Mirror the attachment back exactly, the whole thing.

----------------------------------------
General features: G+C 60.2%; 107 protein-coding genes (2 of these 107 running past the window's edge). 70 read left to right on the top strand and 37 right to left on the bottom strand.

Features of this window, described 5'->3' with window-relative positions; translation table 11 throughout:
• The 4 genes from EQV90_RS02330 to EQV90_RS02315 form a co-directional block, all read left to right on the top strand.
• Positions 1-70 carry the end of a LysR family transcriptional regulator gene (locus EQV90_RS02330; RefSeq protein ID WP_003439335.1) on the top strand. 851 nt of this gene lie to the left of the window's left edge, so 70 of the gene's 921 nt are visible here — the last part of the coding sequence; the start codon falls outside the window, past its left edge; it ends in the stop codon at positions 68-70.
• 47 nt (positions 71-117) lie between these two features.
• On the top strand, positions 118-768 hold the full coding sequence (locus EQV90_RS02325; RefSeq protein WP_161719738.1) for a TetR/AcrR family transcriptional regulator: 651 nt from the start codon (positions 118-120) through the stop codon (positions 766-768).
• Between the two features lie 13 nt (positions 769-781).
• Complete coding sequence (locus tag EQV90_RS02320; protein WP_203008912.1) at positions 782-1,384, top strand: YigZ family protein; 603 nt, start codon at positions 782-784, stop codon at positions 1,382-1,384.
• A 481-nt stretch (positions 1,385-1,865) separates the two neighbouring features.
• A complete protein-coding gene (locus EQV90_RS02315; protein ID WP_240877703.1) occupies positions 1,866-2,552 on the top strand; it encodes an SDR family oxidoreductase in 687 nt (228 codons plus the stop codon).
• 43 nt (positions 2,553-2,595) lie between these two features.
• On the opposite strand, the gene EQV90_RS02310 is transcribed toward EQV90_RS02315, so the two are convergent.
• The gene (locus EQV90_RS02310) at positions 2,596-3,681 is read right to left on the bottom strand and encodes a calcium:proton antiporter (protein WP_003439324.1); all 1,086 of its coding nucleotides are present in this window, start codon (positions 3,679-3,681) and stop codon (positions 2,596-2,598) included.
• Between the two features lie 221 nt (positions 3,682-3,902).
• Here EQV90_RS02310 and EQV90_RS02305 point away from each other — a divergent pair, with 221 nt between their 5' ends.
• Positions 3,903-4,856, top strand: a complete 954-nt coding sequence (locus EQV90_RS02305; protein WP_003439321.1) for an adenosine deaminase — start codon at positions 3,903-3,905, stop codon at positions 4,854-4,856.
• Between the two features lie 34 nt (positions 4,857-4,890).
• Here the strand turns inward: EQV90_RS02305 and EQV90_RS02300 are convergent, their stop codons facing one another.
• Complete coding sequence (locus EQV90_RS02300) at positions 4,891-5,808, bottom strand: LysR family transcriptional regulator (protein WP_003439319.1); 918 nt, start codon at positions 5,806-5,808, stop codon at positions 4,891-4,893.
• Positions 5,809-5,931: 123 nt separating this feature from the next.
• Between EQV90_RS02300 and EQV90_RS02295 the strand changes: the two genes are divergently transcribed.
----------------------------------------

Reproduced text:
General features: G+C 60.2%; 107 protein-coding genes (2 of these 107 running past the window's edge). 70 read left to right on the top strand and 37 right to left on the bottom strand.

Features of this window, described 5'->3' with window-relative positions; translation table 11 throughout:
• The 4 genes from EQV90_RS02330 to EQV90_RS02315 form a co-directional block, all read left to right on the top strand.
• Positions 1-70 carry the end of a LysR family transcriptional regulator gene (locus EQV90_RS02330; RefSeq protein ID WP_003439335.1) on the top strand. 851 nt of this gene lie to the left of the window's left edge, so 70 of the gene's 921 nt are visible here — the last part of the coding sequence; the start codon falls outside the window, past its left edge; it ends in the stop codon at positions 68-70.
• 47 nt (positions 71-117) lie between these two features.
• On the top strand, positions 118-768 hold the full coding sequence (locus EQV90_RS02325; RefSeq protein WP_161719738.1) for a TetR/AcrR family transcriptional regulator: 651 nt from the start codon (positions 118-120) through the stop codon (positions 766-768).
• Between the two features lie 13 nt (positions 769-781).
• Complete coding sequence (locus tag EQV90_RS02320; protein WP_203008912.1) at positions 782-1,384, top strand: YigZ family protein; 603 nt, start codon at positions 782-784, stop codon at positions 1,382-1,384.
• A 481-nt stretch (positions 1,385-1,865) separates the two neighbouring features.
• A complete protein-coding gene (locus EQV90_RS02315; protein ID WP_240877703.1) occupies positions 1,866-2,552 on the top strand; it encodes an SDR family oxidoreductase in 687 nt (228 codons plus the stop codon).
• 43 nt (positions 2,553-2,595) lie between these two features.
• On the opposite strand, the gene EQV90_RS02310 is transcribed toward EQV90_RS02315, so the two are convergent.
• The gene (locus EQV90_RS02310) at positions 2,596-3,681 is read right to left on the bottom strand and encodes a calcium:proton antiporter (protein WP_003439324.1); all 1,086 of its coding nucleotides are present in this window, start codon (positions 3,679-3,681) and stop codon (positions 2,596-2,598) included.
• Between the two features lie 221 nt (positions 3,682-3,902).
• Here EQV90_RS02310 and EQV90_RS02305 point away from each other — a divergent pair, with 221 nt between their 5' ends.
• Positions 3,903-4,856, top strand: a complete 954-nt coding sequence (locus EQV90_RS02305; protein WP_003439321.1) for an adenosine deaminase — start codon at positions 3,903-3,905, stop codon at positions 4,854-4,856.
• Between the two features lie 34 nt (positions 4,857-4,890).
• Here the strand turns inward: EQV90_RS02305 and EQV90_RS02300 are convergent, their stop codons facing one another.
• Complete coding sequence (locus EQV90_RS02300) at positions 4,891-5,808, bottom strand: LysR family transcriptional regulator (protein WP_003439319.1); 918 nt, start codon at positions 5,806-5,808, stop codon at positions 4,891-4,893.
• Positions 5,809-5,931: 123 nt separating this feature from the next.
• Between EQV90_RS02300 and EQV90_RS02295 the strand changes: the two genes are divergently transcribed.